Voters will have to show proof of identification before they are allowed to vote in a pilot scheme aimed at reducing electoral fraud. The scheme is to be introduced in certain trial areas in 2018, before a decision is taken on whether to roll out the measure to the whole country. Under the new rules, voters in the chosen pilot areas will be required to bring ID to prove who they are before voting, something that is already a requirement in Northern Ireland. In other measures to reduce electoral fraud, election officials and police will be given new powers to tackle intimidation of voters by activists. And political activists will be banned from collecting postal votes for submission, a practice known as “harvesting”. Constitution minister Chris Skidmore said the new measures “will protect anyone who is at risk of being bullied, undermined or tricked out of their vote – and their democratic right”.
Voters will have to show proof of identity before being allowed to vote in a government pilot scheme to reduce electoral fraud. A number of councils in England, including Birmingham and Bradford, will trial the scheme at local elections in 2018. Constitution minister Chris Skidmore said the pilot would “ensure the integrity of our electoral system”. The move has also received support from the Labour Party. A full list of the participating councils has not been released, but the government wants to use the pilot scheme to see if it should be rolled out across the whole country. Mr Skidmore said: “The government’s view is that electoral fraud is unacceptable on any level. I want to protect the right of everyone to have their say and participate in our democracy.
UK voters will have to take ID to the ballot box at local elections in pilot areas under new plans to combat electoral fraud. Chris Skidmore, minister for the constitution, announced the trials would start from 2018 after a report on voting fraud by Sir Eric Pickles, the anti-corruption tsar and former communities secretary. Ministers will also consider Pickles’ recommendations about measures to check nationality of voters, creating safe zones around polling stations to stop intimidation, and ending vote “harvesting”, in which postal votes are submitted in bulk. Some of the key recommendations under consideration include a ban on the handling of completed postal ballots by political campaigners, limiting it to family members or carers, and requiring people to reregister for postal votes every three years.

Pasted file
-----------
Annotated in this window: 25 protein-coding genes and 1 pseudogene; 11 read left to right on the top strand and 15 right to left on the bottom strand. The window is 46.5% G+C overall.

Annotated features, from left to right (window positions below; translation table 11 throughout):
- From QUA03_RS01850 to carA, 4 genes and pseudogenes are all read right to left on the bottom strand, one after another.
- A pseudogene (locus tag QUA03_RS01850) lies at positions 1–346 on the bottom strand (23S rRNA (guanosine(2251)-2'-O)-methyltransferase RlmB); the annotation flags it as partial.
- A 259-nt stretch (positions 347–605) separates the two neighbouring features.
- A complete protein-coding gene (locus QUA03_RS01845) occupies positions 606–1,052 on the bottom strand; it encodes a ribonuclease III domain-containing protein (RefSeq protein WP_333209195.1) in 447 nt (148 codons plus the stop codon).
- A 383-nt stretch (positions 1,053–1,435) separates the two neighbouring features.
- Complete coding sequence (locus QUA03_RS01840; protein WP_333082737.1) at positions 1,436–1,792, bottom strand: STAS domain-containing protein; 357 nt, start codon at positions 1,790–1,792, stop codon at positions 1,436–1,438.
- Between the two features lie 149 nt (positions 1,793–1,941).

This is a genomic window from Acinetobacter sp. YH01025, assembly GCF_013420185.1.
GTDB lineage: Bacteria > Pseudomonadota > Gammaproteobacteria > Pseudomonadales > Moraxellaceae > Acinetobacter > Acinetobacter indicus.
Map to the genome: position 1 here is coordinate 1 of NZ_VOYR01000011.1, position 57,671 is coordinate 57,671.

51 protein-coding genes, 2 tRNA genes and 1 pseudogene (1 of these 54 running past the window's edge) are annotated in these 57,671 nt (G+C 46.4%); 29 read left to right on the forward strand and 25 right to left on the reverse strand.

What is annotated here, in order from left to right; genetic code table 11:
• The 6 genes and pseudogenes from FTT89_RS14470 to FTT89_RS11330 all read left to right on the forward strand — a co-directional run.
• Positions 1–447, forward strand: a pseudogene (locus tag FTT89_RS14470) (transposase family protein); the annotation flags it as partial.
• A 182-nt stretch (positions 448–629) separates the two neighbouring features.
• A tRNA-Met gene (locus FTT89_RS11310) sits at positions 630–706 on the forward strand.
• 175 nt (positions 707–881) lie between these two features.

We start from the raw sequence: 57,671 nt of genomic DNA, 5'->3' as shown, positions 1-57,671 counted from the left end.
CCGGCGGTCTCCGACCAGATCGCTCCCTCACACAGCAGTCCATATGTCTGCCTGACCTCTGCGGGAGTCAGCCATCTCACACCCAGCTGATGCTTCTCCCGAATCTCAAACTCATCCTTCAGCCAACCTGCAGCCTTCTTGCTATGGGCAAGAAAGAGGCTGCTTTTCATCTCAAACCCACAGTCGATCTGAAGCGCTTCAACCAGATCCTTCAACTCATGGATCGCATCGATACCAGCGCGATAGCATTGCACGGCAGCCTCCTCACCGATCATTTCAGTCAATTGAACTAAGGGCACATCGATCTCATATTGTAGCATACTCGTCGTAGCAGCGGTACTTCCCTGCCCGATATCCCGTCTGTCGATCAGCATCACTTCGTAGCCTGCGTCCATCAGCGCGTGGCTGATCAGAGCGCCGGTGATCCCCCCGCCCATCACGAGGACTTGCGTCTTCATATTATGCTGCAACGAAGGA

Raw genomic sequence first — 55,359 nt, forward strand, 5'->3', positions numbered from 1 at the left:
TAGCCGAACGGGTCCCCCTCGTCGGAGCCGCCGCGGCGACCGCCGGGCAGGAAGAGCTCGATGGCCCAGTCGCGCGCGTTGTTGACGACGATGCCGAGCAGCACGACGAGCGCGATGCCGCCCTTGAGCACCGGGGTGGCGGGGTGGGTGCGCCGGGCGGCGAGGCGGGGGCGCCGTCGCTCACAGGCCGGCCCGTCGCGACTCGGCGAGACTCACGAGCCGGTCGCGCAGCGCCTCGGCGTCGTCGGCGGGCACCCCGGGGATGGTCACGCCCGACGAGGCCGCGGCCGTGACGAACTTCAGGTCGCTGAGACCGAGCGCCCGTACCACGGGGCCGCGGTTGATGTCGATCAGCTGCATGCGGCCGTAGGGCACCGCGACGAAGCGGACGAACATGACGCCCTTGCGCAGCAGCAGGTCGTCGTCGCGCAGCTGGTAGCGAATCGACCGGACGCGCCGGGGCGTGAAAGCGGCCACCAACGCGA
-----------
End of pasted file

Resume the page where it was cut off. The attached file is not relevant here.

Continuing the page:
The NHS failed tests of its ability to cope with a major flu outbreak, the chief medical officer has revealed. A three-day training exercise showed it was not ready for a severe flu attack and that “a lot of things need improving”, Professor Dame Sally Davies said. She warned that the world was intensely vulnerable and society would struggle to deal with the huge number of people killed by a serious pandemic. Operation Cygnus involved testing co-ordination between hospitals, Whitehall and disease-tracking experts in a scenario where tens of thousands of people were struck down by a virulent new strain of flu.